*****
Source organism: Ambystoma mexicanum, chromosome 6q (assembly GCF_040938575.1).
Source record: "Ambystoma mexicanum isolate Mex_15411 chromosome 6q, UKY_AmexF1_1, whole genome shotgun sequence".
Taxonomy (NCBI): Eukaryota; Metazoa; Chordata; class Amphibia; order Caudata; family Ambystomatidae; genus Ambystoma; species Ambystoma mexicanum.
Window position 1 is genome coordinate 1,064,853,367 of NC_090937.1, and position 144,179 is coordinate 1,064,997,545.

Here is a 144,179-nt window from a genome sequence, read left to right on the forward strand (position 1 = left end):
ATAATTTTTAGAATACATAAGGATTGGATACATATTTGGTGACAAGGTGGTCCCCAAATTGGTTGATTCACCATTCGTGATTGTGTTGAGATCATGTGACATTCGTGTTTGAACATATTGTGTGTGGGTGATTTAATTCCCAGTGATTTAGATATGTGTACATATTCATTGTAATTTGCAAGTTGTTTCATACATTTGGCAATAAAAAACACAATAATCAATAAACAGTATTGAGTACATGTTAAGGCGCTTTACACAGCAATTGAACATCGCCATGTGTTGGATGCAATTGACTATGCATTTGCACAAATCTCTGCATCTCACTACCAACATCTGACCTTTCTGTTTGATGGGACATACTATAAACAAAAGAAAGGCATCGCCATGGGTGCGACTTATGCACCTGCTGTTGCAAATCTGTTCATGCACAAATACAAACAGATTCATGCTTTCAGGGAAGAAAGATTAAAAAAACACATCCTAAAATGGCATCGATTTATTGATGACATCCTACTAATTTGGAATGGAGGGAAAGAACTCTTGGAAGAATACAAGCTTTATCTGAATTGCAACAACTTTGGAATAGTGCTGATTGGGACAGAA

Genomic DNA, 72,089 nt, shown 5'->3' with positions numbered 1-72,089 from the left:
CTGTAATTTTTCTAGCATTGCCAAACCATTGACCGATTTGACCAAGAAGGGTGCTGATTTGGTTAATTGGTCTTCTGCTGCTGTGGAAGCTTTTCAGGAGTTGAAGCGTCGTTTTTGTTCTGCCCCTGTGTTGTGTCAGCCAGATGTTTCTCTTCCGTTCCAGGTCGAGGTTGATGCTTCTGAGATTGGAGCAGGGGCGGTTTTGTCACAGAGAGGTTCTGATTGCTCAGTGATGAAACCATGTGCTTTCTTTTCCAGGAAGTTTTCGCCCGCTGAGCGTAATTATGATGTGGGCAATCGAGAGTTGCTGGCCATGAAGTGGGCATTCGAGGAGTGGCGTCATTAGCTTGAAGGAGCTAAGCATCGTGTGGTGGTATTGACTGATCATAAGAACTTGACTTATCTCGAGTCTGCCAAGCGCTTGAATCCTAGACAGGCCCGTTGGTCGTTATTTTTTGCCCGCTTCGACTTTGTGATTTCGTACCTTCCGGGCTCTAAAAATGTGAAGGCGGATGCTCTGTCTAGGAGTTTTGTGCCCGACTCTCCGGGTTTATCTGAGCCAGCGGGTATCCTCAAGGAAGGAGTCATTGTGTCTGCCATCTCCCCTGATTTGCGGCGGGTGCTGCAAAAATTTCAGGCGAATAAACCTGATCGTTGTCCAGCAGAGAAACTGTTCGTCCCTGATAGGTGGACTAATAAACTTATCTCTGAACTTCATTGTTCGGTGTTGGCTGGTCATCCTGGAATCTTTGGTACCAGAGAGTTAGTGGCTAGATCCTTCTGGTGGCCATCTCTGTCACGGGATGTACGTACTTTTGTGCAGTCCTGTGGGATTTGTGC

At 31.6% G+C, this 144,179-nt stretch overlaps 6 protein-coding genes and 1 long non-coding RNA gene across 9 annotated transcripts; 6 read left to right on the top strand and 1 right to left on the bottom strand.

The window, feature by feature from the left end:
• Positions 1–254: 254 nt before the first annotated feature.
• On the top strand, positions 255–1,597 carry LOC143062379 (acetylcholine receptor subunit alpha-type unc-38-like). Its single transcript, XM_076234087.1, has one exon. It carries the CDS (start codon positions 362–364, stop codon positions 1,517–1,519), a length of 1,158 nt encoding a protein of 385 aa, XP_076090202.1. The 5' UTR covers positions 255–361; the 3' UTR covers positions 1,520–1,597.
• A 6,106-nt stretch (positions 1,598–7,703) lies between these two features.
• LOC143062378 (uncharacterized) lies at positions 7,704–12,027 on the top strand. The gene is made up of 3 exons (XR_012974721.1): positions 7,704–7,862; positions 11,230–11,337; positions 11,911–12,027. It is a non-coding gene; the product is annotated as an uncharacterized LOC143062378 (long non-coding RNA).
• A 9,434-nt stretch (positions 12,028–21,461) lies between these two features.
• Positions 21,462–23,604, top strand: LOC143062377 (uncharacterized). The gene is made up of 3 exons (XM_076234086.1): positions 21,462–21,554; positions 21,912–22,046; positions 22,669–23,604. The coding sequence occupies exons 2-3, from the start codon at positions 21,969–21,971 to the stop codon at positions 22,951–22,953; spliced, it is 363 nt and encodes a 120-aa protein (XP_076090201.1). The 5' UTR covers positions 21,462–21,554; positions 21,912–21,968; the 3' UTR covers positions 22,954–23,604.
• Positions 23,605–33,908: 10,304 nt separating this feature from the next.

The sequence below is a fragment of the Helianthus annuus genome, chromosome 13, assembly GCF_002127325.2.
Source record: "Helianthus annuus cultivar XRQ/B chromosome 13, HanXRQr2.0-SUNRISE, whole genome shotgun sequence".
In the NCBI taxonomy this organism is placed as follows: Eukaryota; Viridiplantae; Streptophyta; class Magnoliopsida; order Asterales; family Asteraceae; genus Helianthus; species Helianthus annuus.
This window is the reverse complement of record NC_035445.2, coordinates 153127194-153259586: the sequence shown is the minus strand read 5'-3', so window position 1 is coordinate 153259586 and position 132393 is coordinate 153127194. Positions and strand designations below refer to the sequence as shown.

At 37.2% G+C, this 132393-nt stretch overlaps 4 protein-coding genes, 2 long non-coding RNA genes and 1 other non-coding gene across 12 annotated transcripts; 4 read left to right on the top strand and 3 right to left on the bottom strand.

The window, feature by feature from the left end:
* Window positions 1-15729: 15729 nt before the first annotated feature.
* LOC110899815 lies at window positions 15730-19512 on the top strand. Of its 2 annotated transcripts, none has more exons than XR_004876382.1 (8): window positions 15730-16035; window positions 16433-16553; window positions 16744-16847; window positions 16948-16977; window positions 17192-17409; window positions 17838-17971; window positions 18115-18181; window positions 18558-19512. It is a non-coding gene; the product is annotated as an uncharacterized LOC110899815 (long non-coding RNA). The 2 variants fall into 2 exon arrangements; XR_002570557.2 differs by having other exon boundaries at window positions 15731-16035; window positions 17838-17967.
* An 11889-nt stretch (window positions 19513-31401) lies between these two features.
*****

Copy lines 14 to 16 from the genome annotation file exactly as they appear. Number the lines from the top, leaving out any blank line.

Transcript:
• LOC143062378 (uncharacterized) lies at positions 7,704–12,027 on the top strand. The gene is made up of 3 exons (XR_012974721.1): positions 7,704–7,862; positions 11,230–11,337; positions 11,911–12,027. It is a non-coding gene; the product is annotated as an uncharacterized LOC143062378 (long non-coding RNA).
• A 9,434-nt stretch (positions 12,028–21,461) lies between these two features.
• Positions 21,462–23,604, top strand: LOC143062377 (uncharacterized). The gene is made up of 3 exons (XM_076234086.1): positions 21,462–21,554; positions 21,912–22,046; positions 22,669–23,604. The coding sequence occupies exons 2-3, from the start codon at positions 21,969–21,971 to the stop codon at positions 22,951–22,953; spliced, it is 363 nt and encodes a 120-aa protein (XP_076090201.1). The 5' UTR covers positions 21,462–21,554; positions 21,912–21,968; the 3' UTR covers positions 22,954–23,604.